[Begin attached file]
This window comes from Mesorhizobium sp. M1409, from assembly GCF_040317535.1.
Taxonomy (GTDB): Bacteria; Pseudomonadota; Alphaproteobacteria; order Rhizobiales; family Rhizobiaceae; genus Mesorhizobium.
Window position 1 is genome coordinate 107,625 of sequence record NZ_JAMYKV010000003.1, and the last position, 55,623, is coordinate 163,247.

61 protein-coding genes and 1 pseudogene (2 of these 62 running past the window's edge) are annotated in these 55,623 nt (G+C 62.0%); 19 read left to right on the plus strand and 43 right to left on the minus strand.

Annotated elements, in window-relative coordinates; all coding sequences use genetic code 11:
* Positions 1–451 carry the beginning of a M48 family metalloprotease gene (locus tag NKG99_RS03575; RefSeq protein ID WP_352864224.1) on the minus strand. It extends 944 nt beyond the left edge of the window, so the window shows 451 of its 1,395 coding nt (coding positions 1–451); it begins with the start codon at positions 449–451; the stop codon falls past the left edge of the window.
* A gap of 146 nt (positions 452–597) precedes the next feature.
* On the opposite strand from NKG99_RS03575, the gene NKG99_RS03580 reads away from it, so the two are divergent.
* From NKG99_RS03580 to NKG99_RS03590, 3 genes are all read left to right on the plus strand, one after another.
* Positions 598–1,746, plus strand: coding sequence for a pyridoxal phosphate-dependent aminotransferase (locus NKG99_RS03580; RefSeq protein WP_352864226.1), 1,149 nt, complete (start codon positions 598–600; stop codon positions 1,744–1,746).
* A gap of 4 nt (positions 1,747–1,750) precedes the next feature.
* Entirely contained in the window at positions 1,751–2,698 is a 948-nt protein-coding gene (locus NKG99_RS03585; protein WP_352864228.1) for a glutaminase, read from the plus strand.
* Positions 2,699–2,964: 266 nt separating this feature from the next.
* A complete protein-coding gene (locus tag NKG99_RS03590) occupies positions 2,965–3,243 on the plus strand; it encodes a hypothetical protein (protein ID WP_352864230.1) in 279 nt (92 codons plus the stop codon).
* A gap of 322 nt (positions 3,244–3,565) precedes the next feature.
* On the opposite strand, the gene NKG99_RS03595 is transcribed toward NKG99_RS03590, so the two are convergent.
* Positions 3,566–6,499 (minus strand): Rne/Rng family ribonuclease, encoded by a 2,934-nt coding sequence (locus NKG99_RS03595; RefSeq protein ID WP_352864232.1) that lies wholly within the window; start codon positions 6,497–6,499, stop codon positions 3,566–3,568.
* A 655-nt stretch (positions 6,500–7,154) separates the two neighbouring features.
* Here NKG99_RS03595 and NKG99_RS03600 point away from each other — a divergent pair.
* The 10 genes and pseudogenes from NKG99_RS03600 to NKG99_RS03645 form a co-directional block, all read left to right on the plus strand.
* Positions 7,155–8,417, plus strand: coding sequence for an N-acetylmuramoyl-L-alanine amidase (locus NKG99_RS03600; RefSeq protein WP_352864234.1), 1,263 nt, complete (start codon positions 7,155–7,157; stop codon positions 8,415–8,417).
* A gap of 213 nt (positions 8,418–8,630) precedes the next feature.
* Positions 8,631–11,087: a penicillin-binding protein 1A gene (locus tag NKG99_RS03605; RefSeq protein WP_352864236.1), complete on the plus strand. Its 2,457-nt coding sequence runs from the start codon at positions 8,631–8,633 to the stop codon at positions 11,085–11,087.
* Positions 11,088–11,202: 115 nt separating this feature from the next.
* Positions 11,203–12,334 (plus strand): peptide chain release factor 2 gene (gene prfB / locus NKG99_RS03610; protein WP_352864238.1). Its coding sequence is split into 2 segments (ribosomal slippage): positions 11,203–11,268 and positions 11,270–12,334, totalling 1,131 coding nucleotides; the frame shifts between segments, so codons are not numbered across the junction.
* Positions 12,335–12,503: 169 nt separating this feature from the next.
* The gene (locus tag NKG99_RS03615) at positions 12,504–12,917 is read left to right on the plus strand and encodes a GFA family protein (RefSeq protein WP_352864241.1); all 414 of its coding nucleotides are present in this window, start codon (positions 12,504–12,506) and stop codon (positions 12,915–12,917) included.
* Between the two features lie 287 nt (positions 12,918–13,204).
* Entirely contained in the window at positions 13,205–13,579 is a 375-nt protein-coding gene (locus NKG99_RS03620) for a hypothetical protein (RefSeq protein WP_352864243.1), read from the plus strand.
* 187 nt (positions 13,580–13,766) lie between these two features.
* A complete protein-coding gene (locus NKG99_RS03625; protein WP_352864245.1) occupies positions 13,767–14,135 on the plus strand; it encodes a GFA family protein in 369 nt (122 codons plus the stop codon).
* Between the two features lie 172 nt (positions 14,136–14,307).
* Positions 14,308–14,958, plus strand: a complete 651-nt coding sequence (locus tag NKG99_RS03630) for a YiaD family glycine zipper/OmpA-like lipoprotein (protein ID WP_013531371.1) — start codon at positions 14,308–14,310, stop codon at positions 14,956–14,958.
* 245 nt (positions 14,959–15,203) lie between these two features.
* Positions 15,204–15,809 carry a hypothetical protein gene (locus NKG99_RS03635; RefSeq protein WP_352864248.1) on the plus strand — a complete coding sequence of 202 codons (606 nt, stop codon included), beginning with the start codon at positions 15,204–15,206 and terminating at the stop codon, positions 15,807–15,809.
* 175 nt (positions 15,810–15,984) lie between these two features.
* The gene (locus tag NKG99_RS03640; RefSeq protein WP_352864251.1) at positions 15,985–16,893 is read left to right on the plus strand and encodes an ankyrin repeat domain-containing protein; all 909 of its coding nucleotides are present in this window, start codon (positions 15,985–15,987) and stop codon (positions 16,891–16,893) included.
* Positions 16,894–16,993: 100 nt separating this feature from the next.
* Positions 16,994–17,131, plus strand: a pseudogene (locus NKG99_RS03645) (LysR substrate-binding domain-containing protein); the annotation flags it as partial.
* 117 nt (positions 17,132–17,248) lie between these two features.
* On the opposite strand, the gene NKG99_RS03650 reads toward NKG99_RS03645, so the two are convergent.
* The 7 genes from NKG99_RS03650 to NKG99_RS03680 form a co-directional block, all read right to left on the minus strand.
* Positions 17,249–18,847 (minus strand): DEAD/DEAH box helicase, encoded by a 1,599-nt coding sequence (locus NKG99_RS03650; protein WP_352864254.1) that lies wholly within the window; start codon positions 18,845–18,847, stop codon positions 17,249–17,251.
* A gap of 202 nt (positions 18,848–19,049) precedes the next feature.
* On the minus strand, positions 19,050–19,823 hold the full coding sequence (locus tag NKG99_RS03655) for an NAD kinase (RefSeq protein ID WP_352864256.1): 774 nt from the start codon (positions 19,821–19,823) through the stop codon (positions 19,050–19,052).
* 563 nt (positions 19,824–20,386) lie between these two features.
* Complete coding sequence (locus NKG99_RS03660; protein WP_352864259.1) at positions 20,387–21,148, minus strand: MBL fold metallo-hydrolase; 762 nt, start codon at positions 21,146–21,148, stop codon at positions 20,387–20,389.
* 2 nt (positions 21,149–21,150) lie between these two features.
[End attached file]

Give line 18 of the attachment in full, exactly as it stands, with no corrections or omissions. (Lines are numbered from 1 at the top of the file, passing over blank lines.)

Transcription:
* A 655-nt stretch (positions 6,500–7,154) separates the two neighbouring features.